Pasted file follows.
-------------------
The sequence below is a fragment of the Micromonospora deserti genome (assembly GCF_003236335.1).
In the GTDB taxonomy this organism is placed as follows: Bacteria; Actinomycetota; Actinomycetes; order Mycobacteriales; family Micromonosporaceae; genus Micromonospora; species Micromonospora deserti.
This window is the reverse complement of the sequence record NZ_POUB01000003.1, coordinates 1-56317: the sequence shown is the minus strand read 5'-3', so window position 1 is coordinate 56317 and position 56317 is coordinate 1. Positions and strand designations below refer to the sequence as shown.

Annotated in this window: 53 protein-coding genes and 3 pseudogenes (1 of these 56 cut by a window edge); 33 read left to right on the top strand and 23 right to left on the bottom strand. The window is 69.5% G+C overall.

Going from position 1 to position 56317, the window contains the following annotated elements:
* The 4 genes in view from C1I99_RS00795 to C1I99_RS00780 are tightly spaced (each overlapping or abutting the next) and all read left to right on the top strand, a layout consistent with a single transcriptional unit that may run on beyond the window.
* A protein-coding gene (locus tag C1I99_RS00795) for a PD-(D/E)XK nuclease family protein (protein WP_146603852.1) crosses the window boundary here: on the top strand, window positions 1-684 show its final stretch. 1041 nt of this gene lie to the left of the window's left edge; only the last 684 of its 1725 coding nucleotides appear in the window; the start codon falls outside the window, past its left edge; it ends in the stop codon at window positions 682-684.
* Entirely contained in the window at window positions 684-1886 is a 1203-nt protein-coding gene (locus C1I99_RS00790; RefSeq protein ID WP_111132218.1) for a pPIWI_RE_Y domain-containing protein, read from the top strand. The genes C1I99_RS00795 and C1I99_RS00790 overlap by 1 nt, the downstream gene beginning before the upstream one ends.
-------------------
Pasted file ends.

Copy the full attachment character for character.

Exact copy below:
The sequence below is a fragment of the Micromonospora deserti genome (assembly GCF_003236335.1).
In the GTDB taxonomy this organism is placed as follows: Bacteria; Actinomycetota; Actinomycetes; order Mycobacteriales; family Micromonosporaceae; genus Micromonospora; species Micromonospora deserti.
This window is the reverse complement of the sequence record NZ_POUB01000003.1, coordinates 1-56317: the sequence shown is the minus strand read 5'-3', so window position 1 is coordinate 56317 and position 56317 is coordinate 1. Positions and strand designations below refer to the sequence as shown.

Annotated in this window: 53 protein-coding genes and 3 pseudogenes (1 of these 56 cut by a window edge); 33 read left to right on the top strand and 23 right to left on the bottom strand. The window is 69.5% G+C overall.

Going from position 1 to position 56317, the window contains the following annotated elements:
* The 4 genes in view from C1I99_RS00795 to C1I99_RS00780 are tightly spaced (each overlapping or abutting the next) and all read left to right on the top strand, a layout consistent with a single transcriptional unit that may run on beyond the window.
* A protein-coding gene (locus tag C1I99_RS00795) for a PD-(D/E)XK nuclease family protein (protein WP_146603852.1) crosses the window boundary here: on the top strand, window positions 1-684 show its final stretch. 1041 nt of this gene lie to the left of the window's left edge; only the last 684 of its 1725 coding nucleotides appear in the window; the start codon falls outside the window, past its left edge; it ends in the stop codon at window positions 682-684.
* Entirely contained in the window at window positions 684-1886 is a 1203-nt protein-coding gene (locus C1I99_RS00790; RefSeq protein ID WP_111132218.1) for a pPIWI_RE_Y domain-containing protein, read from the top strand. The genes C1I99_RS00795 and C1I99_RS00790 overlap by 1 nt, the downstream gene beginning before the upstream one ends.